In his UN address on Monday, Obama did not mention Israel at all, even though he did so in all six of his past speeches at the opening sessions of the General Assembly.
Netanyahu, by contrast, mentioned Obama three times during his UN speech on Thursday, in which he spoke of how the two countries would work together for a common future. He also thanked the US for its continued support of Israel.
“Israel deeply appreciates President Obama’s willingness to bolster our security, help Israel maintain its qualitative military edge and help Israel confront the enormous challenges we face,” he told the world body.
In his interviews with Fox and CNN, Netanyahu outlined three points that Israel plans to focus on in its talks with US officials in the coming months: ensuring Iran’s compliance with the nuclear deal; bolstering regional forces such as Israel to combat Iranian aggression; and dismantling Tehran’s global network of terror.
“We’re going to talk [with the US], and we started talking about what we need to do,” Netanyahu told Fox’s Van Susteren.
“One is we have to keep Iran’s feet to the fire. We have to make sure it abides by its obligations under the nuclear treaty, under the nuclear deal. Second, we have to bolster those forces that are working against Iran’s aggression in the region. It’s growing. And the most important party that works against Iran’s aggression in the region is Israel,” he explained.
“So I appreciated it. I look forward to the opportunity to discuss with President Obama how to put flesh on his serious commitment to bolster Israel’s security in the face of this new challenge,” he said.
“And third, we have to tear down Iran’s global terror network, because it’s not merely increasing its aggression in the region, it’s building terror cells on five continents, including in this hemisphere,” he said.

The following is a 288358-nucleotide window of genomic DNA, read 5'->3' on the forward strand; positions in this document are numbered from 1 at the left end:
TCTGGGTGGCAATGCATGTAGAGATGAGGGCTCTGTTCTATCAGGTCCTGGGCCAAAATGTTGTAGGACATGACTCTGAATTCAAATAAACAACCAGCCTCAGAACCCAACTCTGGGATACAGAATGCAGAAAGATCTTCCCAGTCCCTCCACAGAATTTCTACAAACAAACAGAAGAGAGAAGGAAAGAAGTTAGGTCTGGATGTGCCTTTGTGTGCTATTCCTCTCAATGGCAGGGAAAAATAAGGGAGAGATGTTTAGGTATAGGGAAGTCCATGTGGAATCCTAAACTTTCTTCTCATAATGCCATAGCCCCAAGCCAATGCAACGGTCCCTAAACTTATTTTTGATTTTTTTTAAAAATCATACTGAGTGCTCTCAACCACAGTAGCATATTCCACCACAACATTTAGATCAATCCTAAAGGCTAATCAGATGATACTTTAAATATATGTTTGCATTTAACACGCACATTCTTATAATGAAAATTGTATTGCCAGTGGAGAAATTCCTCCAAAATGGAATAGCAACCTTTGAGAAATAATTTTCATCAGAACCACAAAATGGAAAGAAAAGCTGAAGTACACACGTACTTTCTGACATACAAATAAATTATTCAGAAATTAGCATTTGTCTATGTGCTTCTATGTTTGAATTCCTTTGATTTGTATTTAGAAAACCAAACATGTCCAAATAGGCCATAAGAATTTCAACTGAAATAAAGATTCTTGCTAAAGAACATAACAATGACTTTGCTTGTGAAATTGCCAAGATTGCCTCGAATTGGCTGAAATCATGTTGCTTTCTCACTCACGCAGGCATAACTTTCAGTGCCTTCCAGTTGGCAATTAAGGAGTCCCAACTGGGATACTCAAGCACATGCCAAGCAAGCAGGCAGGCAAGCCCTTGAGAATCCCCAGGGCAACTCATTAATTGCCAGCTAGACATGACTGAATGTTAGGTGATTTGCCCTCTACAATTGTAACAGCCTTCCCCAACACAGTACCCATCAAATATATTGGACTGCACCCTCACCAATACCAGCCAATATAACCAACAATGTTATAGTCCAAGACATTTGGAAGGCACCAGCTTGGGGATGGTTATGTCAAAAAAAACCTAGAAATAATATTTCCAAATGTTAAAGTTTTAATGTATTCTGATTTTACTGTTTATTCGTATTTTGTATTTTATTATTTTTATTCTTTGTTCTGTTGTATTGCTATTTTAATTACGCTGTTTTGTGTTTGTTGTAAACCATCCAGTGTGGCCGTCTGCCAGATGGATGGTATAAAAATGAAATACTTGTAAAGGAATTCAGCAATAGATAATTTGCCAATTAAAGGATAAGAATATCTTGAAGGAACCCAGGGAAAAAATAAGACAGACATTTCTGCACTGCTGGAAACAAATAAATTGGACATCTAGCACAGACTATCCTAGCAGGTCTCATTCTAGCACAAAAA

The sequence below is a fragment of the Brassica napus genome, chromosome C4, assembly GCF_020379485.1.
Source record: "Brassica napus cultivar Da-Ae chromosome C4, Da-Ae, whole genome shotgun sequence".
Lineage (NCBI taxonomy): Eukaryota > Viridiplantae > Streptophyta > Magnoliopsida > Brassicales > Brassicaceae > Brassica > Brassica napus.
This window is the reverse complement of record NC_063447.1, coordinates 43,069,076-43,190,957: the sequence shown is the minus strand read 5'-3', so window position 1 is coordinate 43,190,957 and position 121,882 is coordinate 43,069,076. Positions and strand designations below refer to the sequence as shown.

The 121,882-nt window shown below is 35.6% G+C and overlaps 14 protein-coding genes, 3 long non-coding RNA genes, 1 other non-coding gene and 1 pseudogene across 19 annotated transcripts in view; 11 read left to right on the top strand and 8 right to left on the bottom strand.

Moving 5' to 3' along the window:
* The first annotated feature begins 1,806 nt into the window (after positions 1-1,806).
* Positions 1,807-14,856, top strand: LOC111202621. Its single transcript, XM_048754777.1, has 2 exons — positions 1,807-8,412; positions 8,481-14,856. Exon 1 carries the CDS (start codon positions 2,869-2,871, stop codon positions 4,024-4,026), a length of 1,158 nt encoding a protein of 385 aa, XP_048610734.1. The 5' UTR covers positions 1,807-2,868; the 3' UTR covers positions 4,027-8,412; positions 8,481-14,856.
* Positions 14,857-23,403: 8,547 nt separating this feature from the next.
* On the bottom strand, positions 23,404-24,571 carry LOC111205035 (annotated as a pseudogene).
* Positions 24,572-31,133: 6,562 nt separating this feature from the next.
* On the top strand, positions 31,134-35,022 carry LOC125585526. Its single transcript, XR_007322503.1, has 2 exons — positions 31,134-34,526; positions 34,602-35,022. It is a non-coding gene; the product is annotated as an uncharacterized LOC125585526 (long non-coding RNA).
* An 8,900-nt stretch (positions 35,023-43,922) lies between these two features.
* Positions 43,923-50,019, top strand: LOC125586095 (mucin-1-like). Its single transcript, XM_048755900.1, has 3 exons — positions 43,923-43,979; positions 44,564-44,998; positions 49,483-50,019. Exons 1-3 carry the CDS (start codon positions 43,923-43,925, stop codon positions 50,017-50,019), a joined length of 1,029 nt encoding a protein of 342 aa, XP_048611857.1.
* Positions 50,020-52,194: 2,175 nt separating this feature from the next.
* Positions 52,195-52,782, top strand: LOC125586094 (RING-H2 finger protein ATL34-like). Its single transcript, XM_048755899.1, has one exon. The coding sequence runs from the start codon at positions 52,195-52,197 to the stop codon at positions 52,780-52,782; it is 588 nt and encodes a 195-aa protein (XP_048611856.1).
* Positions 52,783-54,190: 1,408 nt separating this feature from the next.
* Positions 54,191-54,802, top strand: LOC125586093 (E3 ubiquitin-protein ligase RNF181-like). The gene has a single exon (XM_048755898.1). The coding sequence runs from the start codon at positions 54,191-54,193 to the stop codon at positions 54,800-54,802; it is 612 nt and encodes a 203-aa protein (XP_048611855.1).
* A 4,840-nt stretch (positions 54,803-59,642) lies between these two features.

Israel, Netanyahu added, is the most powerful country that stands in the breach of a collapsing region.
“The one party that is standing there, 10 miles from ISIS, a few hundred yards from Iran’s murderous proxies, is Israel,” he told Van Susteren. “Now, we’re protecting ourselves. But in so doing, we’re also protecting the neighborhood. Israel has no better ally than the United States, and the United States has no better ally than Israel. And I think the order of the day now, after the deal, is to make sure that Israel and America’s other allies are strengthened in the region against this Iranian aggression. And I look forward to this conversation with the president.”
One of the places where Iran is operating is the Syrian side of the Golan Heights. He said that if Israel is attacked from Syria, it would retaliate. He added that Israel would also thwart the transfer of arms through that territory.
Late last month, he told Van Susteren, he flew to Moscow to discuss the situation in Syria with President Vladimir Putin. The two countries are creating a mechanism by which they can operate separately in Syria, without “bumping” into each other.
Israel and Russia “used to be in an adversarial position many years ago. I don’t think we want to get back there, and I know Russia doesn’t want to get back there,” Netanyahu said.
“We’re doing our best to make sure that it doesn’t happen. And I don’t think it will happen,” he added.